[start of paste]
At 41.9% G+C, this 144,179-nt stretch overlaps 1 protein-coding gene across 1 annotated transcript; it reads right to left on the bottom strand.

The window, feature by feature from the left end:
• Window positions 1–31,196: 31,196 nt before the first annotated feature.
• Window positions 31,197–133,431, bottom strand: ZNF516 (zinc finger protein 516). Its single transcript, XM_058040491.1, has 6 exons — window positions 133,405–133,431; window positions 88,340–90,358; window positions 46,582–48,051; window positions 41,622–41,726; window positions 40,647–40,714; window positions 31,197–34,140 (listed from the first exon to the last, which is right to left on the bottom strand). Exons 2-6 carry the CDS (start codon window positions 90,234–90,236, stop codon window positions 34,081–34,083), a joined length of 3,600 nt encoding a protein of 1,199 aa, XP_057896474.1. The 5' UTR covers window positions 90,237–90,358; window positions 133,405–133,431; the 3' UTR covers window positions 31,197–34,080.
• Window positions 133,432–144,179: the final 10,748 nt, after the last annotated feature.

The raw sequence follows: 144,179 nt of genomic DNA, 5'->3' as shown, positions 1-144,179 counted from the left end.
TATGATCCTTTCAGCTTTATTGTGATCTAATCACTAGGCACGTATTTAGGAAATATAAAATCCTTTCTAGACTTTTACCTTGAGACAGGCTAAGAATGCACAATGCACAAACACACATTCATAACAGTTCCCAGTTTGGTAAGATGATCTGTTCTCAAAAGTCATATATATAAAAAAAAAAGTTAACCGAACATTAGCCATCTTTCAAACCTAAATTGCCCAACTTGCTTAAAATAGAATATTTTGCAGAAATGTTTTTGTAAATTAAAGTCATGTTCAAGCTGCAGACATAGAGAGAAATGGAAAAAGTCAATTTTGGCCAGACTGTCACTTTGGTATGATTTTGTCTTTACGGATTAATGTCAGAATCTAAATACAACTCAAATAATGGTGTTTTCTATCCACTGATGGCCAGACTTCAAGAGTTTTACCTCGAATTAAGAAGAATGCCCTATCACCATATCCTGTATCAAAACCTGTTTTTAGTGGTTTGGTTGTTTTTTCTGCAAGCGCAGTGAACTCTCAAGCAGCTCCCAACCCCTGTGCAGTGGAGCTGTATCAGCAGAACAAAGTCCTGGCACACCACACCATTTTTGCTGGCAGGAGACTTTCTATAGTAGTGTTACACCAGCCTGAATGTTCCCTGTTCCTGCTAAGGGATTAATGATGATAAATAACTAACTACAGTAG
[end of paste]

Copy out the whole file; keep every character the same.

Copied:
At 41.9% G+C, this 144,179-nt stretch overlaps 1 protein-coding gene across 1 annotated transcript; it reads right to left on the bottom strand.

The window, feature by feature from the left end:
• Window positions 1–31,196: 31,196 nt before the first annotated feature.
• Window positions 31,197–133,431, bottom strand: ZNF516 (zinc finger protein 516). Its single transcript, XM_058040491.1, has 6 exons — window positions 133,405–133,431; window positions 88,340–90,358; window positions 46,582–48,051; window positions 41,622–41,726; window positions 40,647–40,714; window positions 31,197–34,140 (listed from the first exon to the last, which is right to left on the bottom strand). Exons 2-6 carry the CDS (start codon window positions 90,234–90,236, stop codon window positions 34,081–34,083), a joined length of 3,600 nt encoding a protein of 1,199 aa, XP_057896474.1. The 5' UTR covers window positions 90,237–90,358; window positions 133,405–133,431; the 3' UTR covers window positions 31,197–34,080.
• Window positions 133,432–144,179: the final 10,748 nt, after the last annotated feature.

The raw sequence follows: 144,179 nt of genomic DNA, 5'->3' as shown, positions 1-144,179 counted from the left end.
TATGATCCTTTCAGCTTTATTGTGATCTAATCACTAGGCACGTATTTAGGAAATATAAAATCCTTTCTAGACTTTTACCTTGAGACAGGCTAAGAATGCACAATGCACAAACACACATTCATAACAGTTCCCAGTTTGGTAAGATGATCTGTTCTCAAAAGTCATATATATAAAAAAAAAAGTTAACCGAACATTAGCCATCTTTCAAACCTAAATTGCCCAACTTGCTTAAAATAGAATATTTTGCAGAAATGTTTTTGTAAATTAAAGTCATGTTCAAGCTGCAGACATAGAGAGAAATGGAAAAAGTCAATTTTGGCCAGACTGTCACTTTGGTATGATTTTGTCTTTACGGATTAATGTCAGAATCTAAATACAACTCAAATAATGGTGTTTTCTATCCACTGATGGCCAGACTTCAAGAGTTTTACCTCGAATTAAGAAGAATGCCCTATCACCATATCCTGTATCAAAACCTGTTTTTAGTGGTTTGGTTGTTTTTTCTGCAAGCGCAGTGAACTCTCAAGCAGCTCCCAACCCCTGTGCAGTGGAGCTGTATCAGCAGAACAAAGTCCTGGCACACCACACCATTTTTGCTGGCAGGAGACTTTCTATAGTAGTGTTACACCAGCCTGAATGTTCCCTGTTCCTGCTAAGGGATTAATGATGATAAATAACTAACTACAGTAG